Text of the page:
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Comparing the texts Northanger Abbey and Wuthering Heights, how do Gothic conventions...

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marroo | eNoter

Posted September 26, 2013 at 3:26 AM via web

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Comparing the texts Northanger Abbey and Wuthering Heights, how do Gothic conventions interact with gender?

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accessteacher | High School Teacher | (Level 3) Distinguished Educator

Posted September 26, 2013 at 6:07 AM (Answer #1)

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What is so fascinating about both of these texts is the way that both authors deliberately subvert presentations of gender in Gothic novels in order to achieve their desired effects. Austen for example deliberately plays with the features of Gothic novels to show the way in which a young impressionable female who reads too many Gothic novels can easily see herself as the heroine in a Gothic novel because of her overactive imagination. Note the way that Henry, on their journey to Northanger Abbey, uses his knowledge of Gothic novels to talk about how his family house contains "chests that cannot be opened" and "doors without any locks." This allows the young impressionable Catherine to imagine things that are not actually there and to see secrets and treachery where none exists. Austen does this to create a pastiche of a Gothic novel, where she laughs equally at the ridiculous nature of Gothic novels as she does at the young impressionable females who read them.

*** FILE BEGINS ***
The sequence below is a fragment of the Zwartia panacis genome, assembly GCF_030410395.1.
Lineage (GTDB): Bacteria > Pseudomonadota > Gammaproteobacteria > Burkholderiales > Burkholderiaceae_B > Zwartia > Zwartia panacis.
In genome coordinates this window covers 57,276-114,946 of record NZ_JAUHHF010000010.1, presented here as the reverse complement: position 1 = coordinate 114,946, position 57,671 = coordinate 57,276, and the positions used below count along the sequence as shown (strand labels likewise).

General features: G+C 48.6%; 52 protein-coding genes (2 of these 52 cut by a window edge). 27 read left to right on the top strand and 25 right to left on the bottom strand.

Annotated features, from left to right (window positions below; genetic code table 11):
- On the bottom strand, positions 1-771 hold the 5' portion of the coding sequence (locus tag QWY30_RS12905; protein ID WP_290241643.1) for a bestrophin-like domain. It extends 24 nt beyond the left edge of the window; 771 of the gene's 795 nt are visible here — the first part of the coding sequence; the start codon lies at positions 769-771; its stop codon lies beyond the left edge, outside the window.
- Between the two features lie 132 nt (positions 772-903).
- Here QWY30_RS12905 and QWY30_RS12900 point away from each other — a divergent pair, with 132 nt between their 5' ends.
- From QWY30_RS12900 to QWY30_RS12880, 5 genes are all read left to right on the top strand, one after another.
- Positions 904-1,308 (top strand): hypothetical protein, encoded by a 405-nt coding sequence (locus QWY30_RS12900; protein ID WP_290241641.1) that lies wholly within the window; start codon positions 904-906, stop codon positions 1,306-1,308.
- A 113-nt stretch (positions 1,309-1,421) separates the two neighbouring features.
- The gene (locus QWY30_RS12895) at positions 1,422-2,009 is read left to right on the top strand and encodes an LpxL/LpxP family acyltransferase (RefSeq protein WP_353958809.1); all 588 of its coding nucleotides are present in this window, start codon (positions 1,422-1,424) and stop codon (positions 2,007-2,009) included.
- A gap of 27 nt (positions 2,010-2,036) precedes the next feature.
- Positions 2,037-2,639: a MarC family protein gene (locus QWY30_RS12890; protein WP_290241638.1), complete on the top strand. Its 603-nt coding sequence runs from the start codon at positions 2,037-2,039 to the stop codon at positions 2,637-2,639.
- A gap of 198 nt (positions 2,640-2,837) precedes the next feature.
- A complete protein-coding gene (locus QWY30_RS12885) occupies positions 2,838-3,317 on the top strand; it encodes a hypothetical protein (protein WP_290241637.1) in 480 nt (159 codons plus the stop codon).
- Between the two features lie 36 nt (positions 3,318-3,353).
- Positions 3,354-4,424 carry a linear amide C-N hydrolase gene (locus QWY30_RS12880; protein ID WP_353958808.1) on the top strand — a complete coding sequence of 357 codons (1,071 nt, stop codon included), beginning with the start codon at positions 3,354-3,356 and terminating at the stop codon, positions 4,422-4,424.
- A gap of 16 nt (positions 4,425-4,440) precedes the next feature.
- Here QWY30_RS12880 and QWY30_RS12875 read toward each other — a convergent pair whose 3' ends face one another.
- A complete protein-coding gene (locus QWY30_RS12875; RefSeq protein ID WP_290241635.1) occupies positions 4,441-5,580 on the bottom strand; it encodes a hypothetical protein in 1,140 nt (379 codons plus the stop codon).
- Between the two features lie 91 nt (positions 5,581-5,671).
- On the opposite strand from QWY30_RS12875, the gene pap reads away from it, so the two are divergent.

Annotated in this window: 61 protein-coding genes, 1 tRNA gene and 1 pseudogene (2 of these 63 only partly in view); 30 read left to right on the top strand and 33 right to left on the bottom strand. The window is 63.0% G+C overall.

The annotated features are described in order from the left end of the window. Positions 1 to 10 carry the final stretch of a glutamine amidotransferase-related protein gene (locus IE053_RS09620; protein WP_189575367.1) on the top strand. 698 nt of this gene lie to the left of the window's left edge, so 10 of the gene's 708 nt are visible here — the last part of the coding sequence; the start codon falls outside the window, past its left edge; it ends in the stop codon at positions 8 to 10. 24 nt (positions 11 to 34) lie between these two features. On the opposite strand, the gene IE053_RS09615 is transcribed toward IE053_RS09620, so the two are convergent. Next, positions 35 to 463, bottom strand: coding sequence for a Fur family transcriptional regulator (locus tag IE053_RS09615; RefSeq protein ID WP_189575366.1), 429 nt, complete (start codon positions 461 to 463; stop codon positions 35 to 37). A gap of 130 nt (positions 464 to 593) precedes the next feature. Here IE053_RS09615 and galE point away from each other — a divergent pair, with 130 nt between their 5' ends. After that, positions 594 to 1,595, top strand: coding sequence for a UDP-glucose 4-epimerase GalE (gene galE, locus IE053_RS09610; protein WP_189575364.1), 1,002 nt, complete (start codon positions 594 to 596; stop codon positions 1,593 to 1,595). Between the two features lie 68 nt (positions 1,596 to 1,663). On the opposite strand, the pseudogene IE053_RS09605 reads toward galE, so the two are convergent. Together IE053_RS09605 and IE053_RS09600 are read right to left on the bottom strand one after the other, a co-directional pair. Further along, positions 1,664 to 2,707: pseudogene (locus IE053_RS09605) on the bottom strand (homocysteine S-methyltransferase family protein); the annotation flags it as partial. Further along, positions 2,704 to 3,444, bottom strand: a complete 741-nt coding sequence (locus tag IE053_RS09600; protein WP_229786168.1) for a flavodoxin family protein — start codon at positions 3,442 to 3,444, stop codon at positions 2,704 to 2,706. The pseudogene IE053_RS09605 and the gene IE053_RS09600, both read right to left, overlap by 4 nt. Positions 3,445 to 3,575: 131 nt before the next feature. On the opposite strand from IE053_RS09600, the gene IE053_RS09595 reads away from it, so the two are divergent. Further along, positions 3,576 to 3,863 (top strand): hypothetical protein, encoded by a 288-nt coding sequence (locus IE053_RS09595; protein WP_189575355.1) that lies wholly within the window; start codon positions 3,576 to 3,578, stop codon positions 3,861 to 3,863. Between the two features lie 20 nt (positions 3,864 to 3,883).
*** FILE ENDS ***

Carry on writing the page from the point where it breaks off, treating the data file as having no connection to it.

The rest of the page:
Emily Bronte, by contrast, takes the stock female character who appears in Gothic novels and is helpless and passive and subverts it, making Cathy a Gothic character in her own right. She is shown to be strong and powerful, and even to haunt those around her until she can be reunited with her love, Heathcliff. Note, for example, the way that instead of being haunted, it is she who haunts Lockwood in Chapter 3:

...knocking my knuckles through the glass, and stretching an arm out to seize the importunate branch: instead of which, my fingers closed on the fingers of a little, ice-cold hand. The intense horror of nightmare came over me: I tried to draw back my arm, but the hand clung to it, and a most melancholy voice sobbed, "Let me in – let me in!"

Instead of the female character being preyed upon by evil characters and ghosts and phantoms, it is Cathy herself who does the haunting, showing the way that Bronte makes her female heroine a powerful Gothic figure in her own right. 

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